BEGINNER'S GUIDE TO INVESTING
Asset Rebalancing

Main Ideas:

  1. 1.
    In a well-diversified portfolio, the individual investments are expected to generate a certain rate of return based upon their characteristics and risk profiles.
  2. 2.
    The returns of different asset classes in a short-term cannot be known in advance. And the markets (both debt and equity) can have significant volatility so as to throw the investors off track. In other words, the short-term performances of assets are Unknown unknowns.
  3. 3.
    Over longer periods of time, it has been shown that Regression to the mean occurs for the major asset classes. In Jason Zweig's words - “Periods of above-average performance are inevitably followed by below-average returns, and bad times inevitably set the stage for surprisingly good performance.” Link.
  4. 4.
    By rebalancing, we are actually selling the asset class which has gone up, while buying the one which has gone down. It is the idea of Buying Low, and Selling High. Although, in practice, it is quite difficult to do for most people.

Methods of Rebalancing:

1. Calender Method – You do your Asset rebalancing on a monthly, quarterly, yearly, 2/5 yearly basis. Or you do it daily (David Swensen used to do it daily in his Yale Endowment portfolio, largely because that portfolio did not incur any taxes). There have been few studies which have shown that the frequency of rebalancing, as such, does not have any statistically significant effect over the overall return of the portfolio, provided you do the rebalancing. (I cannot get reference for that right now).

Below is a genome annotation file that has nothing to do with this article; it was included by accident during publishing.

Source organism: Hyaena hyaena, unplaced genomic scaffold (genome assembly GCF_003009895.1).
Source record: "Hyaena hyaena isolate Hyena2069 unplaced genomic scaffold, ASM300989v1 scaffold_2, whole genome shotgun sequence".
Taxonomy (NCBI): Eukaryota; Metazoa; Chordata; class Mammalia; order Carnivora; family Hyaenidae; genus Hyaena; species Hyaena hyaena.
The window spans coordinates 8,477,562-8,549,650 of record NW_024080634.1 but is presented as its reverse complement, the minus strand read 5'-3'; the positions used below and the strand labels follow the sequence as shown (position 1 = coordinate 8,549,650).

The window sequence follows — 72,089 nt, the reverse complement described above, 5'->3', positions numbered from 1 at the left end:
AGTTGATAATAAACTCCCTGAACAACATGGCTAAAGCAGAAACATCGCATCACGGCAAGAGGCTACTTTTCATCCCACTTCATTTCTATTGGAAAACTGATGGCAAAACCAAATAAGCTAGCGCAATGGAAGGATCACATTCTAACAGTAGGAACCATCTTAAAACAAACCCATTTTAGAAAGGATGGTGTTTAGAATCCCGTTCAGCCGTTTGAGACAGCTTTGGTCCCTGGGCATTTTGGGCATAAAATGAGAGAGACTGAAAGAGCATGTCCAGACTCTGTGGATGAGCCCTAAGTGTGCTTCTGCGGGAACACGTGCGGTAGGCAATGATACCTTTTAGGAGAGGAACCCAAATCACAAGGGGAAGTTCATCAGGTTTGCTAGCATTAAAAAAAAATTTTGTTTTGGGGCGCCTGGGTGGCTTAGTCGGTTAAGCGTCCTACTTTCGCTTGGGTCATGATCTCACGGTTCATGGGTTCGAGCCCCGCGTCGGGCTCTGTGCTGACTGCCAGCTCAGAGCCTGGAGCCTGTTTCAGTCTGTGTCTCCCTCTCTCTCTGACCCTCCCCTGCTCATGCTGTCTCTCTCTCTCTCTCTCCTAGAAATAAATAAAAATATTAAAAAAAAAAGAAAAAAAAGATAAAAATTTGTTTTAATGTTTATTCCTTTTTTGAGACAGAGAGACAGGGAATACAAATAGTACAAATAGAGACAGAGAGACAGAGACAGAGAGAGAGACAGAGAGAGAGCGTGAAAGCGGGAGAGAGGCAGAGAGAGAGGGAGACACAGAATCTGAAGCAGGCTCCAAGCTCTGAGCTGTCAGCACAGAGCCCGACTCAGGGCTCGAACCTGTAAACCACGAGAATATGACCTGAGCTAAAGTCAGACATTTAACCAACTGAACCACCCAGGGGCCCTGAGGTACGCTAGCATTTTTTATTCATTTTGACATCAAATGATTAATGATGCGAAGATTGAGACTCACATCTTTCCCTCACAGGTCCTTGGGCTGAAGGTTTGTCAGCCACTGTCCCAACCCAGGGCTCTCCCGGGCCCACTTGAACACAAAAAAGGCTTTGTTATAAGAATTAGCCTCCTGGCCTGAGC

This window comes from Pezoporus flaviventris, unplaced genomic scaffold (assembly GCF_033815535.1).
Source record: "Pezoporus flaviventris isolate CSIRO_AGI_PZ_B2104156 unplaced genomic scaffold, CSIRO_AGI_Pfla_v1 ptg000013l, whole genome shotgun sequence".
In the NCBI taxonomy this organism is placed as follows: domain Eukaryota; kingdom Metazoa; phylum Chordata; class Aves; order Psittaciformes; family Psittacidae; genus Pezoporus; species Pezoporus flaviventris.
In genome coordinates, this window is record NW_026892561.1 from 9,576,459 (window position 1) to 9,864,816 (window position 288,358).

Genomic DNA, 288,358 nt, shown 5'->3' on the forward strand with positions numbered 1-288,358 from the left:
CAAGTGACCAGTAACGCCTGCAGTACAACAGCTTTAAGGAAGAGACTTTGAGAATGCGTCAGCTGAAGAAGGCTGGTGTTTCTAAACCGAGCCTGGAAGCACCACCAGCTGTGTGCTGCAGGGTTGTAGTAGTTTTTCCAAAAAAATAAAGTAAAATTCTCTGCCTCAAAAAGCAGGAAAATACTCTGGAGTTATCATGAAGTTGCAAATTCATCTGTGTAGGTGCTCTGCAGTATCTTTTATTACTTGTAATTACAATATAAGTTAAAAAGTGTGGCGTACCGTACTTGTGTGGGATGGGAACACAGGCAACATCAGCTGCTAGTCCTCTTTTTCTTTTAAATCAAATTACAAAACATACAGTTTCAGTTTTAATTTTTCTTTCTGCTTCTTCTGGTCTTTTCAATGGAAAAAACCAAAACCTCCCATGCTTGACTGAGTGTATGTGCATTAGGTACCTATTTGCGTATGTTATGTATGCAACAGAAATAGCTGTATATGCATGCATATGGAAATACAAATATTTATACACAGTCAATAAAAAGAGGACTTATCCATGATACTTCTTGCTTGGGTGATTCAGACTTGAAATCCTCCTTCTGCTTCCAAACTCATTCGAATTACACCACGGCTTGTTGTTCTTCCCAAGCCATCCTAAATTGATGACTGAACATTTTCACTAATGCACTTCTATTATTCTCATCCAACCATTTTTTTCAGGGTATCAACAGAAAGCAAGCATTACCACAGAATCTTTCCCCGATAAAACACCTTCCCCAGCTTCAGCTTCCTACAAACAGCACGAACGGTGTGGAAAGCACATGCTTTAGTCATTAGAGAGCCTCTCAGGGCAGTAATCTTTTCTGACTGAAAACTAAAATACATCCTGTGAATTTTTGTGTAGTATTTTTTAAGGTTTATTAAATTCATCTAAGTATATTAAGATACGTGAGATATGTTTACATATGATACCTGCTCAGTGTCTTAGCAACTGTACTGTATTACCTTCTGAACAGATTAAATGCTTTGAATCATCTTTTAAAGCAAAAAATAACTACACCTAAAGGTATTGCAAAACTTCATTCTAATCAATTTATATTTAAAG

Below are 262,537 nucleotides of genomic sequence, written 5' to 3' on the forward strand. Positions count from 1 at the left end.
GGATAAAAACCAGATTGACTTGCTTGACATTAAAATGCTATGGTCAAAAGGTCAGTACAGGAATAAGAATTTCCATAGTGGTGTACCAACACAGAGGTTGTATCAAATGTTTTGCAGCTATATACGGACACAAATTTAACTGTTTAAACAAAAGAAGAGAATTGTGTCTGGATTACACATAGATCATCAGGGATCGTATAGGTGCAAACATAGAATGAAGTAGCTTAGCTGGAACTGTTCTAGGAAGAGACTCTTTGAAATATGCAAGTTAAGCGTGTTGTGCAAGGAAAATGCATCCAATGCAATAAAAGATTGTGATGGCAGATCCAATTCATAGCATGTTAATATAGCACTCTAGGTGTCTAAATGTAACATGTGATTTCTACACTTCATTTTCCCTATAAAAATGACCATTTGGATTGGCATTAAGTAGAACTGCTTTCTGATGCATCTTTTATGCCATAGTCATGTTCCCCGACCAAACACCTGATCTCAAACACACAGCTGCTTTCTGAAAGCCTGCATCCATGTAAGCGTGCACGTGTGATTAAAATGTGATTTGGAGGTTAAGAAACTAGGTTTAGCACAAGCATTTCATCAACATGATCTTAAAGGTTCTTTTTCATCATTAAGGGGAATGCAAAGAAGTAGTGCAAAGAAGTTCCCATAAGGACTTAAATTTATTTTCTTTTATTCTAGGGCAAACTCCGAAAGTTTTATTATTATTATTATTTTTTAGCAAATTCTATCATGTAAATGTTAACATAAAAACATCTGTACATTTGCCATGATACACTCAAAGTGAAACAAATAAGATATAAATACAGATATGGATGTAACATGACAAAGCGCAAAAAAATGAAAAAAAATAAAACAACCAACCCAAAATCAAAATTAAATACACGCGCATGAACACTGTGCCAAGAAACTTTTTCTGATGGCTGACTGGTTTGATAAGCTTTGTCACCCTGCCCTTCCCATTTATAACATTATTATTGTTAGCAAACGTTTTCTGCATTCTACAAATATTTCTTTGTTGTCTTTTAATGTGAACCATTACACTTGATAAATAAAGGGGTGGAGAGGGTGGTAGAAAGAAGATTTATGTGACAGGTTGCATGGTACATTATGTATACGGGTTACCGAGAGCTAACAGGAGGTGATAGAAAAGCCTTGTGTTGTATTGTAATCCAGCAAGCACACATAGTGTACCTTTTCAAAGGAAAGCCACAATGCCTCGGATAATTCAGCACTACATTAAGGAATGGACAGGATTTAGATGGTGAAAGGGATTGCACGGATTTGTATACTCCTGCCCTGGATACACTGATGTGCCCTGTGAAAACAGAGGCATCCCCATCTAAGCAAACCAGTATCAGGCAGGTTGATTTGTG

2. Percentage Method – In this, whenever the particular asset goes beyond a set percentage value, the portfolio is rebalanced regardless of the last time it was done.
Another classification can be:
1. By Buying alone – For people who are in period of accumulation / investing money, the balancing can be done by investing amounts in which different amounts are invested into the different assets so as to bring the total amounts in the desired percentages, without ever needing to sell from one. This works best in terms of taxation, because there are no realized gains.
2. By buying and selling – This works for people who have set themselves multiple fixed SIPs. Every year or so, they check the various asset values, and then sell from the higher value asset class to buy from the lower value asset class (or by simple switching, if that is possible).
3. By selling – This works for people who are in the Income generation group and who have to sell assets to get regular income. These people can sell from the higher value asset to rebalance towards their desired asset allocation.
Which is better? Statistically, none. It just depends on the individual investor on what is most comfortable to him. The best frequency is the one which one can do consistently and which hurts the minimum in terms of taxation.
Personally, I use the Buying alone and Calender method.
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